Virchows Archiv B

, Volume 56, Issue 1, pp 351–361 | Cite as

HSV hepatitis in the mouse: A light and electron microscopic study with immunohistology and in situ hybridization

  • P. Schirmacher
  • M. Wörsdörfer
  • K. Lübbe
  • D. Falke
  • W. Thoenes
  • H. P. Dienes


In order to characterize better the morphology and immune response in acute necrotizing HSV infection, murine HSV hepatitis was examined. BALB/c mice were inoculated intraperitoneally with 106 plaque-forming units (PFU) of HSV-1 (Lenette) and HSV-2 (D316). In both groups half the animals were pretreated with silica particles to block macrophage function. Up to 6 days after infection four mice from each group were sacrificed at daily intervals and the livers were examined by light and electron microscopy, immunohistology, in situ hybridization, combined immunohistology/in situ hybridization and titration of viral PFU. HSV-2 infected mice developed severe necrotizing hepatitis with persistence of HSV in the liver tissue until the end of the study. HSV-1 infected mice rapidly eliminated the virus and revealed only small necrotic foci. Early phase alterations and necrotic phase lesions were distinguished and characterized and morphologic evidence of a direct cytopathic effect of HSV was detected. A specific immune reaction in late stages appeared to be mediated by T4-positive T-lymphocytes. In situ hybridization and immunohistochemistry showed a close correlation with virus titration and were valuable in characterizing early phases and in the assessment of prognosis and differential diagnosis.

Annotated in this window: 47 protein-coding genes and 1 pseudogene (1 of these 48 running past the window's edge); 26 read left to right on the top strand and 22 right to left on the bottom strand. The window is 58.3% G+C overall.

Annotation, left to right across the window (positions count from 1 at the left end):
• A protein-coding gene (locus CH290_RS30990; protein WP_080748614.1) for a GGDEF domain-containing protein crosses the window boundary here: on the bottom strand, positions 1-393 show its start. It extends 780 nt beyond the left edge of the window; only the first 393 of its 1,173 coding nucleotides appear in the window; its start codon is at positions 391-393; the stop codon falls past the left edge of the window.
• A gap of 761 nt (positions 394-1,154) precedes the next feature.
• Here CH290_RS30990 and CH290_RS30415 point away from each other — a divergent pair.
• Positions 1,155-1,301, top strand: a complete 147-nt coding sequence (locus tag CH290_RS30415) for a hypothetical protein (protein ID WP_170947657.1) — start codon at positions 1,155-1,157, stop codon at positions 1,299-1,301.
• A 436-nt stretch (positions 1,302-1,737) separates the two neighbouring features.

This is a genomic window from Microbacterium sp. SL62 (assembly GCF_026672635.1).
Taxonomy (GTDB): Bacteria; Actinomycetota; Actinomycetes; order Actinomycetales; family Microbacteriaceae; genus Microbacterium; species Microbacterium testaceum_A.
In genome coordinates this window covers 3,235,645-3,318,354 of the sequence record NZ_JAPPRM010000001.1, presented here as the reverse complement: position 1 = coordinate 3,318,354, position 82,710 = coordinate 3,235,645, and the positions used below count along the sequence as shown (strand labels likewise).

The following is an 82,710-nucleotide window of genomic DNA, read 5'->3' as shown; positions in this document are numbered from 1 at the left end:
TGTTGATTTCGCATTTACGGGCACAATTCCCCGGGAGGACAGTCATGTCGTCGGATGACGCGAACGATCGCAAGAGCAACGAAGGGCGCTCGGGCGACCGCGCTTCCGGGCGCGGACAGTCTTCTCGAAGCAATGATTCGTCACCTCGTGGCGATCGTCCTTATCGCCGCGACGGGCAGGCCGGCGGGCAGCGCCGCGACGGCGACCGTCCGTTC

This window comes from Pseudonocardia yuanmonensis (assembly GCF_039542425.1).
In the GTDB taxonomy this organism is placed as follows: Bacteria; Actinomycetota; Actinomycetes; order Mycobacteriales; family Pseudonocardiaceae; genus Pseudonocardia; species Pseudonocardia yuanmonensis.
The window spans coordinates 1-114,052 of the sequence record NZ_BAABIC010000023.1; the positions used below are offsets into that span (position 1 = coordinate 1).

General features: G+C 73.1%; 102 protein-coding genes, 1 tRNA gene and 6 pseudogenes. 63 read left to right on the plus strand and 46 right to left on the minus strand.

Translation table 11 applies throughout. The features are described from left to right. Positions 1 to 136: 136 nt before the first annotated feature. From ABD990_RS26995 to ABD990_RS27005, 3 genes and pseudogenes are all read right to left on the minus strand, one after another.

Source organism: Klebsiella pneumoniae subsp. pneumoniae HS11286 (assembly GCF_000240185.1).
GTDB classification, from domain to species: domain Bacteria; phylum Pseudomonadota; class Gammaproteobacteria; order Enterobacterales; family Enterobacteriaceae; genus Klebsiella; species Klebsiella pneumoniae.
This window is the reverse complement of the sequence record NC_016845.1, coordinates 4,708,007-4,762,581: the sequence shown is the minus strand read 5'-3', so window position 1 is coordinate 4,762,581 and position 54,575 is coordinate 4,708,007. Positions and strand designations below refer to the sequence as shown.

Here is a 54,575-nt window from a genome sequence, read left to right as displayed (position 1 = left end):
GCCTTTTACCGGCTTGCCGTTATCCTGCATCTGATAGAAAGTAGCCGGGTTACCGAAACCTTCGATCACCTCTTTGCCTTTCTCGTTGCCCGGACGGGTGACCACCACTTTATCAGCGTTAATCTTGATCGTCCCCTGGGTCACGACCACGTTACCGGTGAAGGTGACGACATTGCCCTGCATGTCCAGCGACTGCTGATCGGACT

Key words

Herpes simplex virus Hepatitis Immunohistology Hybridization Immunological reponse 


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Copyright information

© Springer-Verlag 1989

Authors and Affiliations

  • P. Schirmacher
    • 1
  • M. Wörsdörfer
    • 1
  • K. Lübbe
    • 1
  • D. Falke
    • 2
  • W. Thoenes
    • 1
  • H. P. Dienes
    • 1
  1. 1.Pathologisches InstitutJohannes Gutenberg-UniversitätMainzFederal Republic of Germany
  2. 2.Mikrobiologisches Institut, Abteilung für experimentelle VirologieJohannes Gutenberg-UniversitätMainzFederal Republic of Germany

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